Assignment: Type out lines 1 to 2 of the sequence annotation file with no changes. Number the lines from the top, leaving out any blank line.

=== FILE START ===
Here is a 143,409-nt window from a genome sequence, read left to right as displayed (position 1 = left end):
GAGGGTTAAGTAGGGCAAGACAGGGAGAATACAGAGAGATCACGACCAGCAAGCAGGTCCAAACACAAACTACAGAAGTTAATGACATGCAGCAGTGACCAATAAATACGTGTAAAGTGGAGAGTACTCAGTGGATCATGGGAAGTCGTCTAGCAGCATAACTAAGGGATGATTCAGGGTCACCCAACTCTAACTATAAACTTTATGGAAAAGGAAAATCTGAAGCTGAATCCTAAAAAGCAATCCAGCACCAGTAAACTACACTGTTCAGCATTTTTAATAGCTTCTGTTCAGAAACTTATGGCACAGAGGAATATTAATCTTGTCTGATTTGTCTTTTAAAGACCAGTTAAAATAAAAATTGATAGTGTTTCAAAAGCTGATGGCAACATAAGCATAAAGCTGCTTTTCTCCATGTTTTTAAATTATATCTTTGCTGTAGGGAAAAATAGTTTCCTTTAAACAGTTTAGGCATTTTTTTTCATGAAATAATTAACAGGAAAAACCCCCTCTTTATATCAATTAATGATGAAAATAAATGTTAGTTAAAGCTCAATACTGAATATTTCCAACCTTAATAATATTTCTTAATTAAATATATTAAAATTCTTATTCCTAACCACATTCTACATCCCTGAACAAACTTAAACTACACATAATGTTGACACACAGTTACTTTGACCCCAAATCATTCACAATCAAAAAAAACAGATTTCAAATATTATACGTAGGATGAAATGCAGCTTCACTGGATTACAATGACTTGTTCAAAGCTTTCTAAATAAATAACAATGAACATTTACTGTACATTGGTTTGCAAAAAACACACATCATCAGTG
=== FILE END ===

Here is a 143,409-nt window from a genome sequence, read left to right as displayed (position 1 = left end):
GAGGGTTAAGTAGGGCAAGACAGGGAGAATACAGAGAGATCACGACCAGCAAGCAGGTCCAAACACAAACTACAGAAGTTAATGACATGCAGCAGTGACCAATAAATACGTGTAAAGTGGAGAGTACTCAGTGGATCATGGGAAGTCGTCTAGCAGCATAACTAAGGGATGATTCAGGGTCACCCAACTCTAACTATAAACTTTATGGAAAAGGAAAATCTGAAGCTGAATCCTAAAAAGCAATCCAGCACCAGTAAACTACACTGTTCAGCATTTTTAATAGCTTCTGTTCAGAAACTTATGGCACAGAGGAATATTAATCTTGTCTGATTTGTCTTTTAAAGACCAGTTAAAATAAAAATTGATAGTGTTTCAAAAGCTGATGGCAACATAAGCATAAAGCTGCTTTTCTCCATGTTTTTAAATTATATCTTTGCTGTAGGGAAAAATAGTTTCCTTTAAACAGTTTAGGCATTTTTTTTCATGAAATAATTAACAGGAAAAACCCCCTCTTTATATCAATTAATGATGAAAATAAATGTTAGTTAAAGCTCAATACTGAATATTTCCAACCTTAATAATATTTCTTAATTAAATATATTAAAATTCTTATTCCTAACCACATTCTACATCCCTGAACAAACTTAAACTACACATAATGTTGACACACAGTTACTTTGACCCCAAATCATTCACAATCAAAAAAAACAGATTTCAAATATTATACGTAGGATGAAATGCAGCTTCACTGGATTACAATGACTTGTTCAAAGCTTTCTAAATAAATAACAATGAACATTTACTGTACATTGGTTTGCAAAAAACACACATCATCAGTG